Monday, 3 October 2016

Turning Imagination into Reality

Imagine a day when you press a couple of keys on your tablet to gain real-time soil condition information, which in-turn triggers the performance of your smart irrigation system to save you time, money, increase crop production, and maximize water conservation.
Imagine this same process tailoring the amount of fertilizer, pesticides or herbicides you use or to make other identified and necessary changes intelligently and automatically.
This day is here. The technology that turns this imagination into reality is a drone. Adding drone-collected crop intelligence to your agriculture system is proving to increase time efficiency, boost crop yields and profits, while improving resource management. 
Also referred to as unmanned aerial vehicles (UAVs), drones are flying robots controlled autonomously and remotely via software-enabled flight plans to collect a vast amount of farm data. This drone-collected data is downloaded to equipment-mounted sensors (among other applications) that control mechanical operations (e.g. instruct your variable rate irrigation system, acre-by-acre, to increase water, decrease nitrogen, or whatever application adjustment is required).
Part of the trend toward increasingly data-driven agriculture, drones are expected to help change how we cultivate and grow food. Some 80% of the commercial drone market is predicted for agricultural uses claims the Association for Unmanned Vehicle Systems International, the trade group that represents producers and users of drones and other robotic equipment.
Drones are efficient in data collection. They collect information from a large area within a very small amount of time compared to the use of time consuming, labor intensive, hand-held sensors. And because drones fly under cloud level, the resolution and accuracy is far superior to satellite imagery.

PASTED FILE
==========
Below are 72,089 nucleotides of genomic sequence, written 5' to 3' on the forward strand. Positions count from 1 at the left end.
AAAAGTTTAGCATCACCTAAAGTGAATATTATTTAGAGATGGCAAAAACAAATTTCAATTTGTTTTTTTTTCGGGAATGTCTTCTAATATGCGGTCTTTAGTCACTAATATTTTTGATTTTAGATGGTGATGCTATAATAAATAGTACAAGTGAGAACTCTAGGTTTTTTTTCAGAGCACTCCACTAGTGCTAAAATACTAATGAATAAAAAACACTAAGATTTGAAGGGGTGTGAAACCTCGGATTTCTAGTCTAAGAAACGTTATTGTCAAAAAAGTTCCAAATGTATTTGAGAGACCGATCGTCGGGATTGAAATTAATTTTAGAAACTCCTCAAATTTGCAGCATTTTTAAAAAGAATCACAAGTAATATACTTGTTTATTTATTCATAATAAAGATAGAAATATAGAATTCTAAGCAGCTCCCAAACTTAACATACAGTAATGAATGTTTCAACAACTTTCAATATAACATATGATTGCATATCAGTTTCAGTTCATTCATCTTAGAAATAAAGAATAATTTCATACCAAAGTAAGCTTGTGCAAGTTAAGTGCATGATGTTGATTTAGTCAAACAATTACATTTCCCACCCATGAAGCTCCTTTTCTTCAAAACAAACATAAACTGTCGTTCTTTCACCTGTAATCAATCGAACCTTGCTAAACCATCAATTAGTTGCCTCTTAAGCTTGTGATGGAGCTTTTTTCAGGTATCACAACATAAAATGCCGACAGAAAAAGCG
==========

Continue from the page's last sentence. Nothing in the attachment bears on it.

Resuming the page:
Crop yields are boosted with drone-collected data. Patterns from irrigation problems to soil variation and even pest and fungal infestations that aren’t apparent at eye level can be revealed by this data. Differences between healthy and distressed crops that can’t be seen with the naked eye can be highlighted from drone-collected data.
Drones are cost effective. Weighing less than 50 pounds and often the size of a child’s toy plane, farmers can use simple drones that cost around $500. Other more complex drone systems can range anywhere from $2,000 to $30,000. What is important here is that the return on investment can be realized quickly, even within one year. Drone technology is proving to reduce inputs and increase yields. The savings can be remarkable. And more, the cost effectiveness may help smaller operations better compete.
Resource management is assisted with drone technology. This boost in agriculture intelligence can, among other things, ultimately increase water and fertilizer efficiency, and also help reduce excess fertilizer that runs off into nearby rivers and streams, not to mention lowers the chemical load in our food.
Helping farmers optimize returns while preserving resources at ever larger scales, the use of drones to collect sensor data is a cost effective, pivotal technology in today’s agriculture industry.
THIS ALL FROM USA BUT I HOPE IN TANZANIA WE MUST FOCUS ON THIS TOO

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